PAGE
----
Drack: My first rough cut is usually pretty much according to the script. When I have all the scenes in a row and go through them, I usually already notice pretty precisely where the problems are. I make minor revisions immediately, but I prefer to discuss more radical suggestions with the director beforehand. Together we discuss any ideas we have for rearrangements, cuts, or various other changes. When our ideas are exhausted and we feel that the film is mature enough to be seen by different eyes, we carefully invite people to first very small screenings—primarily colleagues. For Human Factors we did our first screening with a relatively early version to find out which scenes were perceived as particularly strong and which jumps in the narrative could not be followed. I find good screening feedback very valuable for optimizing a film. But I’m not a fan of huge screenings where the personal conversation gets lost afterwards. I prefer quality instead of quantity. And most importantly, the timing of a screening has to be sensible. If I have pages and pages of ideas, there’s no point in scheduling a screening, because I can’t even check myself whether these ideas will work or not.
Filmmaker: As an editor, how did you come up in the business, and what influences have affected your work?
Drack: I studied editing at the Film Academy in Vienna and was then recommended by a colleague to the Austrian editor Monika Willi as an assistant editor. She is the editor of Michael Haneke, among others, and so our first project together was The White Ribbon, which was also nominated for the Oscar Best Foreign Language Film. During our many years of working together, I assisted her on many major feature films and documentaries and was able to get used to the large formats.
My first own feature film as an editor, Still Life, was also my graduation film at the university. Haneke, as well as European Arthouse Cinema, has certainly had a big influence on me, but I am also interested in genre films and am often asked to do them as well.
Filmmaker: What editing system did you use, and why?
Drack: I edited the movie with Avid Media Composer. I have been working with this program for many years, mainly because it is very easy to exchange data between different editing suites. It also meets all the requirements for proper editing and preparation for transfer to post-production. I have my own editing suite, which is set up for Avid. Most Austrian film companies have switched to Avid after Final Cut Pro 7 was discontinued—which makes it very easy to switch for screenings at the companies and for data exchange.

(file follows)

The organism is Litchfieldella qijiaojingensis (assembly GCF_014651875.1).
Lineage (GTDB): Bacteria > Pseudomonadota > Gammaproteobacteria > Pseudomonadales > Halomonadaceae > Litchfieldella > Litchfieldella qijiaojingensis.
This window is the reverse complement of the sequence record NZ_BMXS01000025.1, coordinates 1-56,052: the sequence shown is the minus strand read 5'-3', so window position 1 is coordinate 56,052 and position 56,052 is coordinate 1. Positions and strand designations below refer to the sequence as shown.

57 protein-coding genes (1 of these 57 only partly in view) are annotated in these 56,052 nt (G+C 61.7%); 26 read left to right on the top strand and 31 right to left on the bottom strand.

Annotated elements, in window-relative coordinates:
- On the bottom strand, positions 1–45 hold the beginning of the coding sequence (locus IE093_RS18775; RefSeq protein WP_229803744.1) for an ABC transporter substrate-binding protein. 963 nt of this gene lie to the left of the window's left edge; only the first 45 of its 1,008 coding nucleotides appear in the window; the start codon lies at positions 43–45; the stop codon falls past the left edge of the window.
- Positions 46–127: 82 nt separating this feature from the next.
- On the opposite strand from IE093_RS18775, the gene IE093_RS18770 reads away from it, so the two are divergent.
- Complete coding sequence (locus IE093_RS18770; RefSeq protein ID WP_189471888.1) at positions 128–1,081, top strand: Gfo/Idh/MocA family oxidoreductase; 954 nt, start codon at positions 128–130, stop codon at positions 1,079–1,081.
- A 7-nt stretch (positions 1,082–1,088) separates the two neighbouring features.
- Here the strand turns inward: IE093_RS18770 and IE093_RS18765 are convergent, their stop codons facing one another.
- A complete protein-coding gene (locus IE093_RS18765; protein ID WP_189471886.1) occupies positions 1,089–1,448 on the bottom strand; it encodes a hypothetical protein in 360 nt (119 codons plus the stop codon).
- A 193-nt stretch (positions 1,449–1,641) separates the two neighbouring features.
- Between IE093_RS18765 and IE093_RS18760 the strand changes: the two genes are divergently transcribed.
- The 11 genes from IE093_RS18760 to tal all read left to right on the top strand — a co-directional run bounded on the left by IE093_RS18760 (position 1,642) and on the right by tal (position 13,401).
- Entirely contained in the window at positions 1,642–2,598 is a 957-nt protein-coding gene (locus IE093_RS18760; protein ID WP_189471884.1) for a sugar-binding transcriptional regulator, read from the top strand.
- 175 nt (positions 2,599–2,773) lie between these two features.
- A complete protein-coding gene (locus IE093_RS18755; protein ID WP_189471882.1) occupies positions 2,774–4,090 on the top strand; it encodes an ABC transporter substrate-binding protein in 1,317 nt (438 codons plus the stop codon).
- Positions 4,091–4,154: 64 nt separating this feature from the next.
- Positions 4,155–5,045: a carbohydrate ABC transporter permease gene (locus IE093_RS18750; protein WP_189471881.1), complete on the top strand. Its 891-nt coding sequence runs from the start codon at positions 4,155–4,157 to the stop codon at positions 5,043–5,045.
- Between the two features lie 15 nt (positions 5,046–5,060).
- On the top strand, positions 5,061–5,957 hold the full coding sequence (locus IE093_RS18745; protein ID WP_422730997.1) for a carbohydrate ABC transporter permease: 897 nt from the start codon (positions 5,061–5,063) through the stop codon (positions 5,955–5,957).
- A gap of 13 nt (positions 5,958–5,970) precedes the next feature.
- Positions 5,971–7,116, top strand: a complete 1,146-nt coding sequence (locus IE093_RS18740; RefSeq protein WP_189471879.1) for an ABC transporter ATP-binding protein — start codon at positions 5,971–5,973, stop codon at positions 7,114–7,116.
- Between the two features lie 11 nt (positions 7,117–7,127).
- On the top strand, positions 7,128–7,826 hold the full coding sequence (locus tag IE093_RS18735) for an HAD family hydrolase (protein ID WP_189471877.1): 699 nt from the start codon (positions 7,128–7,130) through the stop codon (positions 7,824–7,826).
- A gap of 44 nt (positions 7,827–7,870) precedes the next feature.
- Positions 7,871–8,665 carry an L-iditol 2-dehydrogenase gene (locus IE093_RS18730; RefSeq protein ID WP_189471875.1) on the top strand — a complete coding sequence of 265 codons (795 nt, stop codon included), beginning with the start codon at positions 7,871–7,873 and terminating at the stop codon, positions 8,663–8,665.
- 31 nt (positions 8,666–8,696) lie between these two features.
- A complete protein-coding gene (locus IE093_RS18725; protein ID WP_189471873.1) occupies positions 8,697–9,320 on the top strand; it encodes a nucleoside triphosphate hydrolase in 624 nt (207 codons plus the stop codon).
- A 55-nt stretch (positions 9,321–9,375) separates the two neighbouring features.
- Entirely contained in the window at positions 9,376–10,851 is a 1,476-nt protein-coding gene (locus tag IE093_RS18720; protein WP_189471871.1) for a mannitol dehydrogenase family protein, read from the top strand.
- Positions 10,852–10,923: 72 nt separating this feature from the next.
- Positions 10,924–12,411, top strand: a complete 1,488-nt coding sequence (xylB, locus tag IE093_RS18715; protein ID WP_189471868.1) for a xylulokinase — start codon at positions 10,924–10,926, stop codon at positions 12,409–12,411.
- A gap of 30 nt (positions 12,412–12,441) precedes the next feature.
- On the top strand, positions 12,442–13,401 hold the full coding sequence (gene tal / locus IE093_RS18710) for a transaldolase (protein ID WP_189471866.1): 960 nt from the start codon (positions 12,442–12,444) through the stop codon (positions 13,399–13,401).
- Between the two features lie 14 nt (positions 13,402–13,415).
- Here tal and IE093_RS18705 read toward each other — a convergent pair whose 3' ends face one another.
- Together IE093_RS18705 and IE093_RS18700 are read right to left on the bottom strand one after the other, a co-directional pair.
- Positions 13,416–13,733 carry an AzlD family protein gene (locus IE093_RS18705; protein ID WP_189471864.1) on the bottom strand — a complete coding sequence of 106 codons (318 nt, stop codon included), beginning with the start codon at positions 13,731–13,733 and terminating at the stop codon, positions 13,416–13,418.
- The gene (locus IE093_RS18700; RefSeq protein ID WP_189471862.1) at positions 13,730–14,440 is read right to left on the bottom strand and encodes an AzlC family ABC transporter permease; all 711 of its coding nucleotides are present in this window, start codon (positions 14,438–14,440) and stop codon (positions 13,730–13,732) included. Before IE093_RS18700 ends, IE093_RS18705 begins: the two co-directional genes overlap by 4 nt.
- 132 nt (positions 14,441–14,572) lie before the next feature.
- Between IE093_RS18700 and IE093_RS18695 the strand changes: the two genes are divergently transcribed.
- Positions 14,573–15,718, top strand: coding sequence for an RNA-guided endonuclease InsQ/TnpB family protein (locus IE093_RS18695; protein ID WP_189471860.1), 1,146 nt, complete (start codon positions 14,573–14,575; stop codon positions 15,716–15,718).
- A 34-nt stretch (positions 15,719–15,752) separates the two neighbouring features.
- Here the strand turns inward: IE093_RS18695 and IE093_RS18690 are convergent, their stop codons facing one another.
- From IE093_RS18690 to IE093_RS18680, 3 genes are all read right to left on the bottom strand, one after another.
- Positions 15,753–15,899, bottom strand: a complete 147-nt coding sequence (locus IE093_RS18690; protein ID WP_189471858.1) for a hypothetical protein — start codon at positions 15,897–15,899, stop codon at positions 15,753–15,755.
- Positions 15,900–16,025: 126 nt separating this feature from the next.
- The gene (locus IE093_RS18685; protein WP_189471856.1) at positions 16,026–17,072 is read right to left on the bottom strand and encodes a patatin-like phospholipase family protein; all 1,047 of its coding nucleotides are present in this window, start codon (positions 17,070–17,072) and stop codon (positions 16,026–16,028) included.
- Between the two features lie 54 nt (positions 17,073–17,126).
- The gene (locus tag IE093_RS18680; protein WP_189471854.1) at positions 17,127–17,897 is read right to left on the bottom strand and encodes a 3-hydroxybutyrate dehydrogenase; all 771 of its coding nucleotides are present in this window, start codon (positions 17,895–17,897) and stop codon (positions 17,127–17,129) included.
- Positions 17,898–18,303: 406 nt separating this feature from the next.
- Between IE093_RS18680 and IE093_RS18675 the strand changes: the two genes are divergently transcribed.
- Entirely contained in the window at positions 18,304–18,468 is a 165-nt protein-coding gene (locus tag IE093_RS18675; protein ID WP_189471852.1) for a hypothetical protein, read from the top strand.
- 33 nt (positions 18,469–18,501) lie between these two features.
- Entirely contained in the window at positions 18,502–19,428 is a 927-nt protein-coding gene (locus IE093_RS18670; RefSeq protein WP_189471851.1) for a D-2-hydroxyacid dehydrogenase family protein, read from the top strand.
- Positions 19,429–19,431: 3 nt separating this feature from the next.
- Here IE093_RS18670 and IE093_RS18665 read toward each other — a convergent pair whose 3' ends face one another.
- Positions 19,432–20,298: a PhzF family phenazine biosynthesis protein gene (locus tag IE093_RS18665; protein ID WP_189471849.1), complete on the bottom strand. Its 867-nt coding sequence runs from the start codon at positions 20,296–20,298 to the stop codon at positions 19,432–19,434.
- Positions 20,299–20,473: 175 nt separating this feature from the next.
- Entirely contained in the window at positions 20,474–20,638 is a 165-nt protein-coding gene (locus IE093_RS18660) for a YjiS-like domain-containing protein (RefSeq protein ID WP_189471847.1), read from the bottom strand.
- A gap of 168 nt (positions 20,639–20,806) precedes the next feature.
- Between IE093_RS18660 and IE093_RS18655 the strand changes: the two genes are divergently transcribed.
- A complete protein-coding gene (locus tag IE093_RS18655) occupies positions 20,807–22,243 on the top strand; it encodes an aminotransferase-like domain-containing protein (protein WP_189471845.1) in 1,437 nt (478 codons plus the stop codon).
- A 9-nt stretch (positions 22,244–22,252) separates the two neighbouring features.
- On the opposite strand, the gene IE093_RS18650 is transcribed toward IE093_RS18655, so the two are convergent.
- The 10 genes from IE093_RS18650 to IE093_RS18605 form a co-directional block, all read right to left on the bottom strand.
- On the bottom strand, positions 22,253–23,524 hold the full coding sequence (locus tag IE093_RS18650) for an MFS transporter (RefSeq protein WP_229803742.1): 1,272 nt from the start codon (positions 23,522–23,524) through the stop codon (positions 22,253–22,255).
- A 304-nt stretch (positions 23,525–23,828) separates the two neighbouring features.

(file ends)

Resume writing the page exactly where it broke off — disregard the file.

Filmmaker: What was the most difficult scene to cut and why? And how did you do it?
The scenes were shot in a well thought out and relatively simple way.
It wasn’t so much the individual scenes that were difficult to cut, but to create an overall balance in the film. Especially making decisions which scenes to put at the beginning and what to leave out.
Filmmaker: Finally, now that the process is over, what new meanings has the film taken on for you? What did you discover in the footage that you might not have seen initially, and how does your final understanding of the film differ from the understanding that you began with?
Drack: It’s a magical moment when you see the film with finished color correction and sound mixing in the theater for the first time. Then things really do come up sometimes that can surprise you despite months of dealing with the material. Unfortunately, due to COVID, a screening in a movie theater could not yet take place—only then is the entire process actually completed. For this reason, unfortunately, I can’t answer the question yet.